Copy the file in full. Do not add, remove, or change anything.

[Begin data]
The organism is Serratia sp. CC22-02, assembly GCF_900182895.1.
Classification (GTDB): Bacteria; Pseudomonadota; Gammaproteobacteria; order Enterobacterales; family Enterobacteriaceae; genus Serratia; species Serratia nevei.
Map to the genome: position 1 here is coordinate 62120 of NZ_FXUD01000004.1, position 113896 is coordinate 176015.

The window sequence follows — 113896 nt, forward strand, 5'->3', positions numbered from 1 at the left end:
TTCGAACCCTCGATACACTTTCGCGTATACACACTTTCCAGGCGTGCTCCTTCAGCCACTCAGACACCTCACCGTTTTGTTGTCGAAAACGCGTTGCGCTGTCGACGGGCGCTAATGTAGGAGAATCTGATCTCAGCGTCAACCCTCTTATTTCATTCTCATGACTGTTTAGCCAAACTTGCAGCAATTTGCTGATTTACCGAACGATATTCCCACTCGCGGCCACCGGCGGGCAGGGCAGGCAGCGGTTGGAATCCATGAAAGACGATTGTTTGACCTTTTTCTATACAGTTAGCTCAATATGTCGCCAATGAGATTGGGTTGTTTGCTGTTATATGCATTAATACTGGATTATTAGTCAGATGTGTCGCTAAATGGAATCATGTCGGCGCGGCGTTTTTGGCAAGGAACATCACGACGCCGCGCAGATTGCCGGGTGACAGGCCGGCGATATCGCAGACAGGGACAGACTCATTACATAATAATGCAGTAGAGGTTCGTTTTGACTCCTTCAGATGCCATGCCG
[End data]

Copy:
The organism is Serratia sp. CC22-02, assembly GCF_900182895.1.
Classification (GTDB): Bacteria; Pseudomonadota; Gammaproteobacteria; order Enterobacterales; family Enterobacteriaceae; genus Serratia; species Serratia nevei.
Map to the genome: position 1 here is coordinate 62120 of NZ_FXUD01000004.1, position 113896 is coordinate 176015.

The window sequence follows — 113896 nt, forward strand, 5'->3', positions numbered from 1 at the left end:
TTCGAACCCTCGATACACTTTCGCGTATACACACTTTCCAGGCGTGCTCCTTCAGCCACTCAGACACCTCACCGTTTTGTTGTCGAAAACGCGTTGCGCTGTCGACGGGCGCTAATGTAGGAGAATCTGATCTCAGCGTCAACCCTCTTATTTCATTCTCATGACTGTTTAGCCAAACTTGCAGCAATTTGCTGATTTACCGAACGATATTCCCACTCGCGGCCACCGGCGGGCAGGGCAGGCAGCGGTTGGAATCCATGAAAGACGATTGTTTGACCTTTTTCTATACAGTTAGCTCAATATGTCGCCAATGAGATTGGGTTGTTTGCTGTTATATGCATTAATACTGGATTATTAGTCAGATGTGTCGCTAAATGGAATCATGTCGGCGCGGCGTTTTTGGCAAGGAACATCACGACGCCGCGCAGATTGCCGGGTGACAGGCCGGCGATATCGCAGACAGGGACAGACTCATTACATAATAATGCAGTAGAGGTTCGTTTTGACTCCTTCAGATGCCATGCCG